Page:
inconsolable

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in·con·sol·a·ble

 (ĭn′kən-sō′lə-bəl)
adj.
Impossible or difficult to console; despondent: was inconsolable after his pet died.

in′con·sol′a·bil′i·ty, in′con·sol′a·ble·ness n.
in′con·sol′a·bly adv.

inconsolable

(ˌɪnkənˈsəʊləbəl)
adj
incapable of being consoled or comforted; disconsolate
ˌinconˌsolaˈbility, ˌinconˈsolableness n
ˌinconˈsolably adv

in•con•sol•a•ble

(ˌɪn kənˈsoʊ lə bəl)

adj.
not consolable.
in`con•sol′a•bly, adv.
ThesaurusAntonymsRelated WordsSynonymsLegend:
Adj.1.inconsolable - sad beyond comfortinginconsolable - sad beyond comforting; incapable of being consoled; "inconsolable when her son died"
consolable - able to be consoled

inconsolable

adjective heartbroken, devastated, despairing, desolate, wretched, heartsick, brokenhearted, sick at heart, prostrate with grief When my mother died I was inconsolable.
Translations
لا يَقْبَل التَّعْزِيَه، لا عَزاء له
neutišitelný
utrøstelig
vigasztal an
óhuggandi
nepaguodžiamas
nenomierināmsneremdināms
neutíšiteľný
avutulamaz

inconsolable

[ˌɪnkənˈsəʊləbl] ADJinconsolable

inconsolable

[ˌɪnkənˈsəʊləbəl] adjinconsolable

inconsolable

adjuntröstlich

inconsolable

[ˌɪnkənˈsəʊləbl] adjinconsolabile

inconsolable

(inkənˈsəulebl) adjective
not able to be comforted. the inconsolable widow.
References in periodicals archive ?
More recently, Groves, Traube, and Silver (2016) reported on three infants with corrected gestational ages of 4, 11, and 17 weeks who exhibited delirium symptoms, including agitation, inconsolability, poor sleep, and restlessness.
People have found some comfort, as I have found comfort in other poems, in its very inconsolability.
She writes that, "Remaining in inconsolability is a way of listening to 'the silent cry'.
Pain out of proportion to injury, inconsolability, increasing analgesic requirement, progressive neurological deficit or significant swelling in an immobilised or paralysed limb have been suggested as presentations in children that should arouse the suspicions of the clinician.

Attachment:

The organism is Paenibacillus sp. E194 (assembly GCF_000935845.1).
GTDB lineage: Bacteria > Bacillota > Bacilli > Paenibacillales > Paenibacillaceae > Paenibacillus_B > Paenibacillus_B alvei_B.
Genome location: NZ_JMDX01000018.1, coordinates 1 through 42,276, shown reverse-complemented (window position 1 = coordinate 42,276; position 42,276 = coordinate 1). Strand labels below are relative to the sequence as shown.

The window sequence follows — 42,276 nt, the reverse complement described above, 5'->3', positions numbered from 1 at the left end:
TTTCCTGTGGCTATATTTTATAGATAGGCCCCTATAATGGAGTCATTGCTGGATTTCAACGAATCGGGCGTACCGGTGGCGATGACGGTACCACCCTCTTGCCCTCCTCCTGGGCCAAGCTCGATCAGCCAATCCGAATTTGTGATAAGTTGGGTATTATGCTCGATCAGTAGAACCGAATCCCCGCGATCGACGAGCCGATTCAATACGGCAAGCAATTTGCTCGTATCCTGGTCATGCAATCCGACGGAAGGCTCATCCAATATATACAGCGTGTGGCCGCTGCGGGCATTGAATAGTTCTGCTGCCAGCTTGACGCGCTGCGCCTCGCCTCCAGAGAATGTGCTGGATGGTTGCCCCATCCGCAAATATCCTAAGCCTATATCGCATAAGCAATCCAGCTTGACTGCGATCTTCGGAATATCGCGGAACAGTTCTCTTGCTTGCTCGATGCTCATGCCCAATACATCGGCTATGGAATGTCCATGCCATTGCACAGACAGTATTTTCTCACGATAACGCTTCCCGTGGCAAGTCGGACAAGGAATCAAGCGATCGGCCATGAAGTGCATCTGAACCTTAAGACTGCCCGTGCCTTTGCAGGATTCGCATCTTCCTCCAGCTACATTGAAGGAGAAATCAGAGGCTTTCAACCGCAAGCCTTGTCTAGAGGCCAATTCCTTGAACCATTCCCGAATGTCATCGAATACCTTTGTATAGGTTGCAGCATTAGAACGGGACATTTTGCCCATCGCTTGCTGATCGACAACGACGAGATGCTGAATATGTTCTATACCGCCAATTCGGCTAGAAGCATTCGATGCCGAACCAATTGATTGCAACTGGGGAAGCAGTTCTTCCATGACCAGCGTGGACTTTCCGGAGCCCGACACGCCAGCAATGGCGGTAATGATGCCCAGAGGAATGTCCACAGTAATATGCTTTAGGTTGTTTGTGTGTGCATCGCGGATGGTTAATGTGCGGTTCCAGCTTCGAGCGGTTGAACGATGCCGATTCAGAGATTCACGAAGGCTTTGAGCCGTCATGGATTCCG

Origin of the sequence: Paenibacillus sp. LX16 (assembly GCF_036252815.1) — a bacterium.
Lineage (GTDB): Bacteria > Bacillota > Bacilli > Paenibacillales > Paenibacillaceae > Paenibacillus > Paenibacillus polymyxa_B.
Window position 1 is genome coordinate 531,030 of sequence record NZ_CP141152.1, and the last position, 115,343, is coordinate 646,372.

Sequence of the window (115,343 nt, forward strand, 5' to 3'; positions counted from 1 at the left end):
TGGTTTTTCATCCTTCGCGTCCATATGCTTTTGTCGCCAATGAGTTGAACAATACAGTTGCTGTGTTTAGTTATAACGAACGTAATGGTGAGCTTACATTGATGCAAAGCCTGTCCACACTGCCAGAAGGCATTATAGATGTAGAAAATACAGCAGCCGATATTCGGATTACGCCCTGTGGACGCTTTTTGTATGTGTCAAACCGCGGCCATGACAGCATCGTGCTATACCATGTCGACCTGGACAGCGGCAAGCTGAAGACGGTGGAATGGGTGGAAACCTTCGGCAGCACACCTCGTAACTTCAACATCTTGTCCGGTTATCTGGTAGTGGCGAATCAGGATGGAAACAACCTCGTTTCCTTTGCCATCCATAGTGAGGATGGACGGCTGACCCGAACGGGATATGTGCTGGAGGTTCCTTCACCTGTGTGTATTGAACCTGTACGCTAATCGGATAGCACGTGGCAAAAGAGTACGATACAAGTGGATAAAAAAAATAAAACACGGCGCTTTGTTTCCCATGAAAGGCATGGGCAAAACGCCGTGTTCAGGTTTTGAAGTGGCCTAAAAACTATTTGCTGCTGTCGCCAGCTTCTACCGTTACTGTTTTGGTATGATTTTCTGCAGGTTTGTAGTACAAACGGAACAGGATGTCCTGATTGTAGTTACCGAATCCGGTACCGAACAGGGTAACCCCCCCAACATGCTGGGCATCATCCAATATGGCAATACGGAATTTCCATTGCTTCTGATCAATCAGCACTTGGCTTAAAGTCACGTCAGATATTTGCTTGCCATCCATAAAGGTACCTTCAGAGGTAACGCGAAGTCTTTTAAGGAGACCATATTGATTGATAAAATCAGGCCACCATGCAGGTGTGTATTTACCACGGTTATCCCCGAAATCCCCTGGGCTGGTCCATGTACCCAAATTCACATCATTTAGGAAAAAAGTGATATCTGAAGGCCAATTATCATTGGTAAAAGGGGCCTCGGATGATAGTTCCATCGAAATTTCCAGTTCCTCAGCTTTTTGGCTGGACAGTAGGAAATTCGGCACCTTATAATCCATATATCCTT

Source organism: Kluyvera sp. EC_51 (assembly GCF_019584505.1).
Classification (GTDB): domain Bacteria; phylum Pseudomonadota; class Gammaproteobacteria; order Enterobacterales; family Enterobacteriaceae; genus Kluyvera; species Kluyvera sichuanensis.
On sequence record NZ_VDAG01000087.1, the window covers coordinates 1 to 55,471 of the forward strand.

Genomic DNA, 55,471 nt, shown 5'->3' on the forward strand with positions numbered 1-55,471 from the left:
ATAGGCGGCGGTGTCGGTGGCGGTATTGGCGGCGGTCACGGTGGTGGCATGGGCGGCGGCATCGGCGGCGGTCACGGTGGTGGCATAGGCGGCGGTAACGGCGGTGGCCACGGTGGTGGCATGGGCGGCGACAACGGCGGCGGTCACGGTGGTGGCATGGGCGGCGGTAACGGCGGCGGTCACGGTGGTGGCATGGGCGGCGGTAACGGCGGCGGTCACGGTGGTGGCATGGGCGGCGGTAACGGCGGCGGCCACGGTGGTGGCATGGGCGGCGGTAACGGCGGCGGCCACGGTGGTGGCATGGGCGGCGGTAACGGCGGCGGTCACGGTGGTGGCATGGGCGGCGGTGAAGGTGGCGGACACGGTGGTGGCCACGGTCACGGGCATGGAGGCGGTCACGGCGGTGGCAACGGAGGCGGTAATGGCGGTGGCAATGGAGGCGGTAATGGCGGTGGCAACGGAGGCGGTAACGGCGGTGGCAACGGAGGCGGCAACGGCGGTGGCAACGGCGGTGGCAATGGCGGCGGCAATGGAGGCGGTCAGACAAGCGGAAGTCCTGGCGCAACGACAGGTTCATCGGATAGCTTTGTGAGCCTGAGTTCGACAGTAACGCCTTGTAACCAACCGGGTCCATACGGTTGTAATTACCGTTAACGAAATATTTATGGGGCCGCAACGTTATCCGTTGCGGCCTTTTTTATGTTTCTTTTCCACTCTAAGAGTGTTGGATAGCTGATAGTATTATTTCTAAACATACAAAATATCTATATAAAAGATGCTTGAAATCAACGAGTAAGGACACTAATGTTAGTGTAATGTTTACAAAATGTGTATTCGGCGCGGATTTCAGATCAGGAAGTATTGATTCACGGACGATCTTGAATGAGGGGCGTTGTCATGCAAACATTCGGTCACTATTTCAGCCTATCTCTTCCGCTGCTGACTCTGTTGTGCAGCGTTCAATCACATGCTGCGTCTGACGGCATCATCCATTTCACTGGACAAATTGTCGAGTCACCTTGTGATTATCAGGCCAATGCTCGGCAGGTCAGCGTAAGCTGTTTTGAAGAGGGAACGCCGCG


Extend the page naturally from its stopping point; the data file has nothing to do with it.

Behavioral dysregulation (DeGangi, 2000) refers to a constellation of behaviors that includes irritability (frequent fussing and crying), inconsolability (continued distress behaviors despite adult interventions), eating problems (such as food refusal), demandingness (frequent requests for adult behaviors, such as holding), poor mood regulation (unpredictable changes from one affect state to another and difficulty maintaining a positive mood state), poor attention regulation (frequent attention shifts), high arousal (high activity, distress, or tension), and sleep disturbances (such as night waking or irregular sleep patterns).
Piatt's poetry of mourning portrays mothers whose grief stands stonily invulnerable to human sympathy; in "Rachael at the Lodge" the "unreasoning woman" continues her grieving in the face of human comfort, and the poem ends with the woman's eternal inconsolability (30).
Recognition of the potential risks of postpartum depressive symptoms and the cooccurrence of infant inconsolability presents an opportunity for referral and treatment.